Monday, February 14, 2011

Tales of the Night (2011)

Colored Shadows
by Francis Joseph A. Cruz

Nightly collaborations by a boy, a girl, and a master technician give rise to tales that burst with magic in Michel Ocelot’s Tales of the Night. It is impossible even for the sternest of critics not to enjoy the film and be reminded of times when things were simpler and did not involve elaborate plotlines and super-sophisticated designs. Ocelot pits shadow puppets, whose details are reliant on the lines and curves dictated by costumes, against lush backgrounds, creating an otherworldy atmosphere in settings that are based in history. The six tales, all equally charming, explore these settings, whether it be modern Africa or medievel Europe.

As opposed to James Cameron’s Avatar (2009) and the dozens of other Hollywood productions that utilise 3D to create an illusion of depth in an otherwise flat space, Tales of the Night makes use of 3D only to further a crucial element of shadow puppetry, which is the separation of subject and background. Ocelot replicates the wonderment of the ancient craft onscreen, telling the six stories with refreshing clarity and a distinct look.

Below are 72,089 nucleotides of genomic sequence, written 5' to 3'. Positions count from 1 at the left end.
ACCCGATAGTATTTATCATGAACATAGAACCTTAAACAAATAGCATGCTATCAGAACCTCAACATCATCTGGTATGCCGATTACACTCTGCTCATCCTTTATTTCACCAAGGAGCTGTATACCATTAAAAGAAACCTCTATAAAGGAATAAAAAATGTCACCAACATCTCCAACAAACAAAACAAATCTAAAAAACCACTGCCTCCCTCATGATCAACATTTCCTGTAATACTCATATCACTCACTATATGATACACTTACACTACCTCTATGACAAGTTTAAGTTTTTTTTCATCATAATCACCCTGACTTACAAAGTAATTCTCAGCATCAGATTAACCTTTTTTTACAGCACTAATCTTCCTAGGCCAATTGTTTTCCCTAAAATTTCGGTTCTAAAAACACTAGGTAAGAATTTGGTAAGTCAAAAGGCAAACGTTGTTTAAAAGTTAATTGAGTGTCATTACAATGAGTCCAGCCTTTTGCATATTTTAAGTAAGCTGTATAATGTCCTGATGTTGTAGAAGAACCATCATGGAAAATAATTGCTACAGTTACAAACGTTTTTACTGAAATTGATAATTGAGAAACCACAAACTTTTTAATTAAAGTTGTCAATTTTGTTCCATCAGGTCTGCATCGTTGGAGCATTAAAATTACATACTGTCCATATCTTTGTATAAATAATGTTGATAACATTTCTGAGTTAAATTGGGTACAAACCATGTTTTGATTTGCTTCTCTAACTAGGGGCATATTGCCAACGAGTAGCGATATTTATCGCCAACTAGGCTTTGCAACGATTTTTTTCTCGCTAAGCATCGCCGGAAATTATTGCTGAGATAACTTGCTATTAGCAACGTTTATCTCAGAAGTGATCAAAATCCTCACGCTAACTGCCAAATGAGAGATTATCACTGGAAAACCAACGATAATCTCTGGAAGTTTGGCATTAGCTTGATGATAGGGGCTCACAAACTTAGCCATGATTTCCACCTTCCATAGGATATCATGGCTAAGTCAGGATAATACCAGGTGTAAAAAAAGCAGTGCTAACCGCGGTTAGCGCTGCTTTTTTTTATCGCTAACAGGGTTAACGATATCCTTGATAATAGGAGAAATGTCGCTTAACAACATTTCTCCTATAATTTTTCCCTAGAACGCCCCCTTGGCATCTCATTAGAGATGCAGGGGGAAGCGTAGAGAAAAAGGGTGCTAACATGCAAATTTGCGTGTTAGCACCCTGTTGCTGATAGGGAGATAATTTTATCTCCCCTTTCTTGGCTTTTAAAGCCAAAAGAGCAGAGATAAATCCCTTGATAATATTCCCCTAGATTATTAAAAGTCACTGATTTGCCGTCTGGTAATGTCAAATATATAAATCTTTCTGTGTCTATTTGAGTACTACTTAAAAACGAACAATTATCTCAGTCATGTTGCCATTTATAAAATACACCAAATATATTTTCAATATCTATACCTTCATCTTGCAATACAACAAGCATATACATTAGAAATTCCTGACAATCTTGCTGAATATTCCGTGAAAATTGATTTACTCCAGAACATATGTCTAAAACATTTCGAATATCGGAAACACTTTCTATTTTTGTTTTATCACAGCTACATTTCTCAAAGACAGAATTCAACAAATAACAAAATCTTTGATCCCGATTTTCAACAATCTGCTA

Compared to Lotte Reiniger’s The Adventures of Prince Achmed, which remains the pinnacle of this underepresented style, Tales of the Night lacks the unrestrained sensuality that Reiniger, even without the conveniences provided by modern film equipment and 3D technology, has so masterfully injected in her film. Perhaps, had Ocelot resisted romanticising love in a way that is similar to nearly all of the Disney studio’s many retellings of classic fairy tales, the film could have been less saccharine and more alluring about love and romance.

Despite that, Tales of the Night remains a fine piece of work. In a festival that puts a premium on the more serious aspects of life, Ocelot has conjured up tales that value fantasy and the allure of happy endings. This way he has created a film that is remarkably universal despite the myriad of cultures from which it liberally borrows. The film celebrates the power of stories and how, in both their creation and their consumption, they unite humanity.

(First published here. Read more in the Berlinale Talent Press website)

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